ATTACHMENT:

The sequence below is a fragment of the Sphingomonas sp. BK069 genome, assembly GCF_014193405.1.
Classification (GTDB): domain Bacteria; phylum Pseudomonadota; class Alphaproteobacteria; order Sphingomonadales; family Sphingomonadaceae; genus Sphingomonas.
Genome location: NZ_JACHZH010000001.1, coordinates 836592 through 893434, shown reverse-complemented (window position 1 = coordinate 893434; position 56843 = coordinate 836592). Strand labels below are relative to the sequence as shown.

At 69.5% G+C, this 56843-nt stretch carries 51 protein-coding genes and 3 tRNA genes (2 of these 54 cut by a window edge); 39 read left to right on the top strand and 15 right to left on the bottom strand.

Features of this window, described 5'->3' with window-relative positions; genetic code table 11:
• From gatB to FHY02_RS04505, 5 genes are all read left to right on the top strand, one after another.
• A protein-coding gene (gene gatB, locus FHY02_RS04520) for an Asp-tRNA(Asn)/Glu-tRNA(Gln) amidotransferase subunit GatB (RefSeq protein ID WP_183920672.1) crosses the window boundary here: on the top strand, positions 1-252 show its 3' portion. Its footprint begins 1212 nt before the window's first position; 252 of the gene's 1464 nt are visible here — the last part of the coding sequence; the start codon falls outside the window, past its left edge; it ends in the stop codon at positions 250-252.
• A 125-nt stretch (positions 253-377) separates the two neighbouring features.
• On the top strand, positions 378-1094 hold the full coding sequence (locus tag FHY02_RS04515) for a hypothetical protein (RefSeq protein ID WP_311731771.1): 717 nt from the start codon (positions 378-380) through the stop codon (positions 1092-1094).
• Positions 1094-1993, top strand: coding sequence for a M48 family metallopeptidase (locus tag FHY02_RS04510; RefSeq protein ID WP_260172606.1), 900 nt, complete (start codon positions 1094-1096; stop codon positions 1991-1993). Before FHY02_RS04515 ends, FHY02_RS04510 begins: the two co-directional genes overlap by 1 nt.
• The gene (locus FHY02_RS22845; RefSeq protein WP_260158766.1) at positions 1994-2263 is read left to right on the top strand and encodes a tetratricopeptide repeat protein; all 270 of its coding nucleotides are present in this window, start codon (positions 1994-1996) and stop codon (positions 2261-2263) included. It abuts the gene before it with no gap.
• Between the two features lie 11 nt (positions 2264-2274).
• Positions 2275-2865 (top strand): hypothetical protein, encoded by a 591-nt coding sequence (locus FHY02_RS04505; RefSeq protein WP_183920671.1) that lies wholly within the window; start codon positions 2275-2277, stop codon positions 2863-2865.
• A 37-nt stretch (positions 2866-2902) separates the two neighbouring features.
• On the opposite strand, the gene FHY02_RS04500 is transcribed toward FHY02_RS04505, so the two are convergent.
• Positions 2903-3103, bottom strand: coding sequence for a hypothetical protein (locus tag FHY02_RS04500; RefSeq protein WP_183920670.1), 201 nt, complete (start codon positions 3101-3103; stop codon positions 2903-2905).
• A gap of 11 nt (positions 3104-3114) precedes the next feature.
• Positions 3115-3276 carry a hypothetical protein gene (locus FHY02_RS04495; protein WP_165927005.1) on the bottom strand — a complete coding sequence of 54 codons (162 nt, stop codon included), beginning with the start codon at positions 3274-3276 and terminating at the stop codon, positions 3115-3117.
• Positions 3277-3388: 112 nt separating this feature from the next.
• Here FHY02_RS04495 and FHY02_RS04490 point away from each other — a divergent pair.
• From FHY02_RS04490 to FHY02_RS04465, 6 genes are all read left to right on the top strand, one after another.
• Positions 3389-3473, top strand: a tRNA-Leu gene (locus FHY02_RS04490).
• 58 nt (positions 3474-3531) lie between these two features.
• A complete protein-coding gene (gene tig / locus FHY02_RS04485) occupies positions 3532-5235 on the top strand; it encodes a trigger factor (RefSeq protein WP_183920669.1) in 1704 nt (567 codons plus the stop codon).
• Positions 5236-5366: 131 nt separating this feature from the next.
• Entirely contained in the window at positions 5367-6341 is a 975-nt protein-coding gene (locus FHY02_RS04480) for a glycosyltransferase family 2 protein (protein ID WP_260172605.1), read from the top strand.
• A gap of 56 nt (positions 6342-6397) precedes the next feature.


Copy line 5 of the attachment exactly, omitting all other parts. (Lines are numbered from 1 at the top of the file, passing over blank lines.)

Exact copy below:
Features of this window, described 5'->3' with window-relative positions; genetic code table 11: